Excerpted fromBrooklandby Emily Barton. Copyright © 2006 by Emily Barton. Published in March 2006 by Farrar, Straus and Giroux, LLC. All rights reserved.

IHPETONGA

At the close of the workday on Thursday the twenty-fourth of January, 1822, Prue Winship sat down at the large desk in the countinghouse of Winship Daughters Gin to write a letter to her daughter, Recompense. The power train had been sprung free of the windmill for the night, and the machines of the distillery sat quiet, the embers of its great fires still smoldering. Prue could hear the low horn of the steam ferry as it approached the Brooklyn landing. Her sister, Tem, with whom she ran the distillery, had retired an hour since to the Liberty Tavern, and had said she’d be home for supper; their overseer, Isaiah Horsfield, had gone home to his family. He’d left a stack of papers on his section of the desk, and would no doubt see to them first thing in the morning.

Prue’s husband and fourteen-year-old son awaited her return, but she did not wish to put off writing the letter another day. In honor of Prue’s fiftieth birthday, her daughter had sent a lavish gift: a magnificent paisley shawl Recompense’s father-in-law had brought back from a journey to Kashmir. Prue had opened the packet the evening before, and had delighted in the shawl’s softness and its jewel-like shades of blue and green. When she’d wrapped it around herself in the kitchen, her son, Matty, had clapped in admiration and proclaimed her “the very queen of the Gypsies.” Tem had shaken her head.

Prue might have dispatched her thanks in a quick note, had Recompense not enclosed a letter with the parcel. After wishing her mother a happy birthday, she had written the good news that she was with child. Should no ill befall her, she expected to deliver in the autumn. In light of this disclosure, and of the obvious adulthood it bestowed on its bestower, Recompense asked her mother to tell her about the bridgeworks, which she knew had caused her parents both happiness and misfortune, but about whose history she knew little. Recompense had never, until that moment, gathered herself to ask either of her parents about that chapter in their lives. The distillery had consumed most of her mother’s time and energy, and Recompense had always feared importuning her with questions that might spoil her for business. As for Recompense’s father, he was too good-natured and self-effacing to be much of a storyteller, and she found it difficult to cast him in her imagination as an actor in any sort of drama. Yet she wished to know the story of the bridge, if her mother had the time and inclination to entrust it to her.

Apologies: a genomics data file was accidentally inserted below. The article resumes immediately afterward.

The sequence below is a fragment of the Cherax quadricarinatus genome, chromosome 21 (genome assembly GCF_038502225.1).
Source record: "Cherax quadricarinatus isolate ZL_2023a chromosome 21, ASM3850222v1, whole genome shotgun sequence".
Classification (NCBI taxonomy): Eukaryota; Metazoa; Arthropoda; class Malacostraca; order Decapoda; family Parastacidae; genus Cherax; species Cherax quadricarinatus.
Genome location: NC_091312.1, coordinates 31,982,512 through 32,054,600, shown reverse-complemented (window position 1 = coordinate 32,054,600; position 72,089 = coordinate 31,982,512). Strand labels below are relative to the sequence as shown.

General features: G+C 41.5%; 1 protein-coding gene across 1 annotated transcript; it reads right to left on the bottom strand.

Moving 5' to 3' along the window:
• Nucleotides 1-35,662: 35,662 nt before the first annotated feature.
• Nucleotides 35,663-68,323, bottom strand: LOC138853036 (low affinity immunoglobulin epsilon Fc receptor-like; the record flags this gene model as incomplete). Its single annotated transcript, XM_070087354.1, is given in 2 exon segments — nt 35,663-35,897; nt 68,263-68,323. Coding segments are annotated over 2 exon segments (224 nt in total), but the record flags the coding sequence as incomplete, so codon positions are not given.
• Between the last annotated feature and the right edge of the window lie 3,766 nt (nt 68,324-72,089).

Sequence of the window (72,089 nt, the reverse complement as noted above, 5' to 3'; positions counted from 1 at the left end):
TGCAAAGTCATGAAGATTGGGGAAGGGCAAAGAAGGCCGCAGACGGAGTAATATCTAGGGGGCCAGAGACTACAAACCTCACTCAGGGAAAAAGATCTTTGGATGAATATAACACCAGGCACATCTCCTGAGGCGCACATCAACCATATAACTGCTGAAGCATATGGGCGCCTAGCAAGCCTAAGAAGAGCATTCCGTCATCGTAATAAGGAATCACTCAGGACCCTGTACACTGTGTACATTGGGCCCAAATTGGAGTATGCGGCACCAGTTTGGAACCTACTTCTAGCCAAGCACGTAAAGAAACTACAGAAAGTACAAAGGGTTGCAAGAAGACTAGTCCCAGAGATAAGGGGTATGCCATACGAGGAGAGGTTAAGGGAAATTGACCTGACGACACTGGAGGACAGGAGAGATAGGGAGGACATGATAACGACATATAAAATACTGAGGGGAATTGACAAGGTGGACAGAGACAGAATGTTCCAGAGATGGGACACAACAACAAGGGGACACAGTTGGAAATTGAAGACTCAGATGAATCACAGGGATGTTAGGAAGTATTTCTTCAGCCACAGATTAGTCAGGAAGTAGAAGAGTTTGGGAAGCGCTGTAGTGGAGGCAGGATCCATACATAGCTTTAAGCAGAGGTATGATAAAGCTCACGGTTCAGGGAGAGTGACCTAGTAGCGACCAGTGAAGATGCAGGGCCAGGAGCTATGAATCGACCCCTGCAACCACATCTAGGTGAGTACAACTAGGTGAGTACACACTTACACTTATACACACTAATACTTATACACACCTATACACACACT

Prue was discomfited by the request. She had always loved her daughter, but had given most of her adult life to keeping Winship Daughters Gin solvent enough to repay the high cost of insurance and her own significant debts. The distillery was the legacy her father had bequeathed her, and she had slaved to make it profitable enough to pass on to her own son and daughter. The children themselves had been, she admitted now, of secondary importance. And after placid Recompense had declined a third time to be trained in the family business, Prue had felt herself powerfully betrayed, and had wondered, with a flash of a cold- heartedness she had not experienced in some time, if she would ever again have use for such a daughter. Jonas Sutler, the son of a man in the whaling trade at Hudson, had come soon after to ask for Recompense’s hand; and as her husband had given his warm consent, Prue had sat wondering why anyone would want such an unadventurous creature and why she herself was too hard-hearted to feel any of the emotions appropriate to the occasion. Yet when the August wedding day had arrived, Prue had felt a terrible, wrenching ache at the thought of her daughter leaving. She’d wished she could say she had never known such an ache before, but its pain had been so poignant because of its familiarity. It had reminded her in an instant of every loss she had ever suffered; and as Mr. and Mrs. Jonas Sutler had departed for their wedding tour of the Upper Hudson, Prue had stood on the landing of the New Ferry and wept into her husband’s coat.